The process of remitting payment for these assessments remains unchanged; however, effective January 1, 2014, the rate has been reduced from 18.8% to 13.8% of standard premium.
Marsh is now investigating how in-force policies are affected by this decrease and recommends that you consult your Marsh Advisory Specialist to walk you through the process.
New York State Fund Insured Programs
For policyholders with policies in force as of January 1, 2014, the assessment percentage will be 9.8% for the next two policy years. Thereafter, the New York State Fund will charge the same percentage as private insurers charge. For new New York State Fund policyholders the rate effective January 1, 2014, will be 13.8%. The New York State Fund will apply these assessment percentages after premium discount.
The NYWCB will determine a fair and blended rate to be charged to total payroll. The standard premium will be equal to the payroll multiplied by the blended rate. The assessment percentage will be 13.8% of standard premium.
Impact for all Policyholders: Closure of Reopened Case Fund (25-A)
The Reopened Case Fund (25-A) will continue to pay claims, and will also pay claims where applications for 25-A relief have been made by December 31, 2013, and the claim meets the qualifications for 25-A relief as of that date. The conditions for 25-A are that a minimum of 7 years have passed since the date of loss, a minimum of 3 years have passed since the last compensation payment, and that there has been a true closing of the claim at the board with no further proceedings contemplated. These conditions must be met as of December 31, 2013, in order for there to be consideration of 25-A relief. If the claims do not meet these conditions as of December 31, 2013, they will be closed out, regardless as to the date of loss. With closure of 25-A, there will be an administrative backlog as all applications for 25-A are adjudicated. Therefore, it likely will be several years before all applications are reviewed, and the final claim population in 25-A is determined. The Reopened Case Fund will continue to pay claims that have been (or ultimately are) accepted into the fund, and it will likely take 40+ years to runoff 25-A.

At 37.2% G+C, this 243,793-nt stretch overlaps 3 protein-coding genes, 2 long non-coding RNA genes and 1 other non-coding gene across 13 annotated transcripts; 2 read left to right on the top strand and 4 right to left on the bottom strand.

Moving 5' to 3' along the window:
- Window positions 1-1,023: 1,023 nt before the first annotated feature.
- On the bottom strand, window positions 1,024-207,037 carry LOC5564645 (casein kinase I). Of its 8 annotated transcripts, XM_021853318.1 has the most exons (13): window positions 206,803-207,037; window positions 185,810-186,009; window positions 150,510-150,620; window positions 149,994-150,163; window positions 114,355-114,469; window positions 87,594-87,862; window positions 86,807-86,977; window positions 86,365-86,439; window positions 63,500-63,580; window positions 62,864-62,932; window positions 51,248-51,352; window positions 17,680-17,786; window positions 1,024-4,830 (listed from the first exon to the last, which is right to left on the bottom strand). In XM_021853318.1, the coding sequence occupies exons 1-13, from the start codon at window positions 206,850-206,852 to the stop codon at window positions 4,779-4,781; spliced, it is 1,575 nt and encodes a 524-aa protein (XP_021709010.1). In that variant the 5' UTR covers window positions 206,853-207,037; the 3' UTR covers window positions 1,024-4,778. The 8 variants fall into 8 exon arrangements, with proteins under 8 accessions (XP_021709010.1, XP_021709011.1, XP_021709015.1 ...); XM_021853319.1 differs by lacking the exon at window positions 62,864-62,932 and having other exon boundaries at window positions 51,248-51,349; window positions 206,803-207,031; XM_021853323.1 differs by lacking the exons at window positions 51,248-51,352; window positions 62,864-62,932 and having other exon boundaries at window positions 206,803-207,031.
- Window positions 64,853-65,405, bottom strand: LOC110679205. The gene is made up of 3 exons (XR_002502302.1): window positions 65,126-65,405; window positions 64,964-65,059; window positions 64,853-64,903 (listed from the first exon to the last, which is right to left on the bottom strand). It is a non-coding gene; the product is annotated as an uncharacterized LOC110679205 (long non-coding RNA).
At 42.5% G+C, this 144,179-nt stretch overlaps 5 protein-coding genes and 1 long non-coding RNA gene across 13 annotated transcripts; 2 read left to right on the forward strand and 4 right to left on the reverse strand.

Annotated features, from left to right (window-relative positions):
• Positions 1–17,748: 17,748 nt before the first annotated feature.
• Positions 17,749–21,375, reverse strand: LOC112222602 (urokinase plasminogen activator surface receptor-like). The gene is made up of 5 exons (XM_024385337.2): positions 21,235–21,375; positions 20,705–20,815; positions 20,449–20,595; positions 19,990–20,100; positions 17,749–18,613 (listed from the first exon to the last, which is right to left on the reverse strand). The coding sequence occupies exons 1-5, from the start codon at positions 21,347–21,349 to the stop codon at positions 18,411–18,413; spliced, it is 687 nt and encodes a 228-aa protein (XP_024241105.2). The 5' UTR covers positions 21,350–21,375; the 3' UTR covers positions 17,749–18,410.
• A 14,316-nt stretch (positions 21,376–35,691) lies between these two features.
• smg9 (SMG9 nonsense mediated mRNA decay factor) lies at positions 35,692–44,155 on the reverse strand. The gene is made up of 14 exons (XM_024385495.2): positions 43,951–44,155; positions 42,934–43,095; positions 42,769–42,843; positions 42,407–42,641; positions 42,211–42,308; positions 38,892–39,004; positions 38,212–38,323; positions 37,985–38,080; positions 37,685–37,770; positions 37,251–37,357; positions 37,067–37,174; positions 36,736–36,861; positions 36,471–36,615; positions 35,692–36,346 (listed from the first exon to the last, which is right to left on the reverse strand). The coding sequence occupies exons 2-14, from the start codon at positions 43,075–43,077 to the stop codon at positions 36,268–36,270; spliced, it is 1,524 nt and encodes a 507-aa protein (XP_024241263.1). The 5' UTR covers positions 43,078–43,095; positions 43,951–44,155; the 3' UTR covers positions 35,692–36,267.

The impact on all employers is twofold:
- First, assessments for 25-A, just like assessments for 15-8, will continue for 40+ years as the claims runoff in 25-A proceeds. Therefore, assessments for 25-A will for decades be a large part of the annual assessment cost (now 13.8% of standard premium) paid by all employers in New York.
- Second, there maybe a large increase going forward of the cost of claims in New York, given that 25-A will no longer be available. This cost increase will affect both new claims and old claims, regardless as to date of loss. This will impact the loss forecast for new claims as well as the balance sheet accrual for the unpaid cost of old claims. Oliver Wyman and Marsh Claim Advocacy group can be engaged to assist you through this process and ensure compliance.
It should be noted that the closure of the 25-A fund will change the loss development triangles for employers. For anything not filed with the fund by December 31, 2013, liability for payment of reopened claims rests with the employer/carrier. This will result in longer claims tails and potentially increased administrative expenses.